Philadelphia in Philadelphia County, Pennsylvania — The American Northeast (Mid-Atlantic)
Philadelphia National Cemetery
Civil War Philadelphia
At the time of the Civil War, Philadelphia was the second-largest American city. Its factories supported the Union war effort by producing everything from blankets to gunboats. In less than three months, its navy yards produced the sloop-of-war U.S.S. Tuscarora. The ironclad U.S.S. New Ironsides, which saw action at Charleston, South Carolina, and at Fort Fisher and Wilmington, North Carolina, was also built in Philadelphia shipyards.
Thousands of Union soldiers passed through the city on the way to the front. Local organizations provided lodging, food, laundry, and bathing facilities. Later, the city opened hospitals for soldiers, as did the federal government. Ailing troops were treated at Broad Street, Christian Street, Citizens Volunteer, Cuyler, Haddington, Islington Lane, McClellan, Officer, South Street, Summit House, and Turner's Lane hospitals.
Satterlee and Mower hospitals were the largest. Satterlee General Hospital, opened 1862, could accommodate 3,000 patients. Mower General Hospital, opened 1863, held 4,000 patients. During the war more than 157,000 soldiers, sailors,
The dead were initially buried in several locations that collectively made up the original Philadelphia National Cemetery. The War Department maintained lots in seven city cemeteries —Glenwood, Lafayette, Lebanon, Mount Moriah, Odd-Fellows, United American Mechanics, and Woodlands. Lots in Rural Cemetery in Chester, and Whitehall and Bristol cemeteries, also received military burials. By the early 1880s, Quartermaster General Montgomery C. Meigs chose to consolidate these dead into a single national cemetery. After the War Department acquired more than 13 acres in northwest Philadelphia in 1885, an estimated 1,500 Union and Confederate remains were reinterred here.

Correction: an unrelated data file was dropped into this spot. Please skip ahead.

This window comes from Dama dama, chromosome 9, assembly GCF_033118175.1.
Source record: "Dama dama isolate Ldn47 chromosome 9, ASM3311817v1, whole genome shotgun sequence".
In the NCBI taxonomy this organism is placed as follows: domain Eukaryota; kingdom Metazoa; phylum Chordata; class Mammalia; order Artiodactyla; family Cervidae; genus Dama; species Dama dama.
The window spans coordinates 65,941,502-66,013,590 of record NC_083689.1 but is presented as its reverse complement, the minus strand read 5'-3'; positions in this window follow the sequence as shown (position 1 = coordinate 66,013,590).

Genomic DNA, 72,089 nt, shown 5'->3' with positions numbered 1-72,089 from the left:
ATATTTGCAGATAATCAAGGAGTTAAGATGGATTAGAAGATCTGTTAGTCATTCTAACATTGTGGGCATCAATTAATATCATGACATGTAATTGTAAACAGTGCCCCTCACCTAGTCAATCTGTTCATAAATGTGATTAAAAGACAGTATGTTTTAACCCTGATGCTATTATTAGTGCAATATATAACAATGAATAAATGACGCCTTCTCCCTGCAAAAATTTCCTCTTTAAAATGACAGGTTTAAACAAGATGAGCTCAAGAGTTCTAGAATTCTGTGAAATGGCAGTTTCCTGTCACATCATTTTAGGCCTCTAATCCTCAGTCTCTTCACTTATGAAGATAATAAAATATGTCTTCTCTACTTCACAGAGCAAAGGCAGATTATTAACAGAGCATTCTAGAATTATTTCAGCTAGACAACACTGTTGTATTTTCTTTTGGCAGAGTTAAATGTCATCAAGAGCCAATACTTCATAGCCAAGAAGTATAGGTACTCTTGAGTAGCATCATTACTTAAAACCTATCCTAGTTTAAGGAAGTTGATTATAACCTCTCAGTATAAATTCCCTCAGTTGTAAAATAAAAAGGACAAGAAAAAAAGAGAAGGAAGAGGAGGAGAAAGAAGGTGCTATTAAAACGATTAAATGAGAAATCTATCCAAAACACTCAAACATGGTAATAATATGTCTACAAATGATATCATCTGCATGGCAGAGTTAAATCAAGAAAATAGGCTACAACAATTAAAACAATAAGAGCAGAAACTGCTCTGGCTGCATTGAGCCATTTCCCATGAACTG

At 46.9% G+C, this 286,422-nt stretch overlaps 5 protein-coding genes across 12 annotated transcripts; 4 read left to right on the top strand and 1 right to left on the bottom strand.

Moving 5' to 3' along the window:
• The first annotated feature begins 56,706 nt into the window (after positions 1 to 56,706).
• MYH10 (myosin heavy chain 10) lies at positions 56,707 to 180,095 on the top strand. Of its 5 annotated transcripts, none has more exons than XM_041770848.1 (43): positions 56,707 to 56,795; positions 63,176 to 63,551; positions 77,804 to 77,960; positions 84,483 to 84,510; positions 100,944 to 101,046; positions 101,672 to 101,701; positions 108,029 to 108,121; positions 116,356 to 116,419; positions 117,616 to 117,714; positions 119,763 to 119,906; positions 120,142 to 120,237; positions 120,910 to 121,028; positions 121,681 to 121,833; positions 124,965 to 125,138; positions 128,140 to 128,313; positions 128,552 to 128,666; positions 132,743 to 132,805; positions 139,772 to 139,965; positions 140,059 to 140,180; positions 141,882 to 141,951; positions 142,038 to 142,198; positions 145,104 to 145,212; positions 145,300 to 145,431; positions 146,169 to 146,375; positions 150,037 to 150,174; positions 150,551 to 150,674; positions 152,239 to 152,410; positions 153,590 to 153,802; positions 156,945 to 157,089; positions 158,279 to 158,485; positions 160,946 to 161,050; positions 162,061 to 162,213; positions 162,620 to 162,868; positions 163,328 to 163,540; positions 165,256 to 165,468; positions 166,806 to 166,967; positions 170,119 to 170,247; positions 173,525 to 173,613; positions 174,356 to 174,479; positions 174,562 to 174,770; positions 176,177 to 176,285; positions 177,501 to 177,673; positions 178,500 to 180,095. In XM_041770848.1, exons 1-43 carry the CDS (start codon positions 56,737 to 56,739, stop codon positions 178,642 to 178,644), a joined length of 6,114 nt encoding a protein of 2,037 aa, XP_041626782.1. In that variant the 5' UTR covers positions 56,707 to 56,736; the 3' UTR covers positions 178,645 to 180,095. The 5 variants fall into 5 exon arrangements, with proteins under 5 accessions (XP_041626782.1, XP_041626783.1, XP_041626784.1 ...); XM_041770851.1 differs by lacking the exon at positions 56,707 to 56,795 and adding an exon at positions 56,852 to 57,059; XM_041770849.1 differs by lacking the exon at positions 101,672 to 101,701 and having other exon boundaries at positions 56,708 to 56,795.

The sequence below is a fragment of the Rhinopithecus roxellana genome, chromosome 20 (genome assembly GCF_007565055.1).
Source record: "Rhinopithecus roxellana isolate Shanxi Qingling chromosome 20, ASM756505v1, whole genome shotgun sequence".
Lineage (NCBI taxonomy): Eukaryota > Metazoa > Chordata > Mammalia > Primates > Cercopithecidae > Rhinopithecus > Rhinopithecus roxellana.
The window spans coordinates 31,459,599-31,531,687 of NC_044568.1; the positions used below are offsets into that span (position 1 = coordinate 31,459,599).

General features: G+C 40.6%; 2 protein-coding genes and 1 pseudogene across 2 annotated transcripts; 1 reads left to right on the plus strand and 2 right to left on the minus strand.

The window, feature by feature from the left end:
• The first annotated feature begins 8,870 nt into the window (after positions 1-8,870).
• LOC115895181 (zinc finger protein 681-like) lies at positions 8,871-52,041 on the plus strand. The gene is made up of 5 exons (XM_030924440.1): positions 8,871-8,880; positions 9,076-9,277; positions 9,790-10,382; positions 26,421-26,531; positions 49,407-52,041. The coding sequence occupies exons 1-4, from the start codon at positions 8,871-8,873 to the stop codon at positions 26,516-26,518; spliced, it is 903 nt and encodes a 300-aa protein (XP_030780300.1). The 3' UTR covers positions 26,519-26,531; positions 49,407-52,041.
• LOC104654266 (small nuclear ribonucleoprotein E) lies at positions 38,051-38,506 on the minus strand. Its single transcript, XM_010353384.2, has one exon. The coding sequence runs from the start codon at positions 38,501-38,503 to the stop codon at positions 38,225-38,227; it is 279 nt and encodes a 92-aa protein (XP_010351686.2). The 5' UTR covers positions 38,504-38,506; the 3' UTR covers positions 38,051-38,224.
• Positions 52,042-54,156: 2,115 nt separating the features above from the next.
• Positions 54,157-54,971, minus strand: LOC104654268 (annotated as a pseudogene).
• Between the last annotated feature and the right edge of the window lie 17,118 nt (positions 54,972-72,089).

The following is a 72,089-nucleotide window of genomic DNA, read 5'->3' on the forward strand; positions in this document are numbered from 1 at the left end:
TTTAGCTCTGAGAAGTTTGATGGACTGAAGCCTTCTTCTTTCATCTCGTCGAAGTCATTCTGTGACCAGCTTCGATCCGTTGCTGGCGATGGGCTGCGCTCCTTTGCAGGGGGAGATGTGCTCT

The cemetery was designed in the rural style. Curving roads and generous plantings created a park-like environment. A large Italianate house acquired with the property served as the superintendent's residence for fifty years. It was razed in 1934.
Medal of Honor Recipient
One Civil War recipient of the Medal of Honor is buried in the cemetery: Gen. Galusha Pennypacker, 97th Pennsylvania Infantry.
First bestowed in 1863, it is the highest award for military valor in the U.S. Armed Services. For acts above and beyond the call of duty, 1,522 individuals
Erected by U.S. Department of Veterans Affairs, National Cemetery Administration.
Marker series. This marker is included in the National Cemeteries marker series.
Location. 40° 3.506′ N, 75° 9.274′ W. Marker is in Philadelphia, Pennsylvania, in Philadelphia County. Marker can be reached from the intersection of Limekiln Pike and Haines Street (69th Avenue). Marker is located within the Philadelphia National Cemetery grounds, near the center of the cemetery, overlooking the Officers Section. Touch for map. Marker is at or near this postal address: 6909 Limekiln Pike, Philadelphia PA 19138, United States of America. Touch for directions.
Other nearby markers. At least 8 other markers are within walking distance of this marker. U.S.C.T. Burials in the National Cemetery (within shouting distance of this marker); Mexican-American War Monument (about 300 feet away, measured in a direct line); A National Cemetery System (about 400 feet away); In The Battle of Germantown (about 400 feet away); Address by President Lincoln Confederate Burials in the National Cemetery (about 400 feet away); Confederate Soldiers and Sailors Monument (about 500 feet away); Village of La Mott (approx. 0.8 miles away). Touch for a list and map of all markers in Philadelphia.
Related markers. Click here for a list of markers that are related to this marker. Philadelphia National Cemetery
Categories. • Cemeteries & Burial Sites • Patriots & Patriotism • War, US Civil •
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Credits. This page was last revised on July 18, 2019. This page originally submitted on July 10, 2019, by Cosmos Mariner of Cape Canaveral, Florida. This page has been viewed 43 times since then. Photos: 1. submitted on July 10, 2019, by Cosmos Mariner of Cape Canaveral, Florida. 2, 3, 4, 5, 6. submitted on July 18, 2019, by Cosmos Mariner of Cape Canaveral, Florida.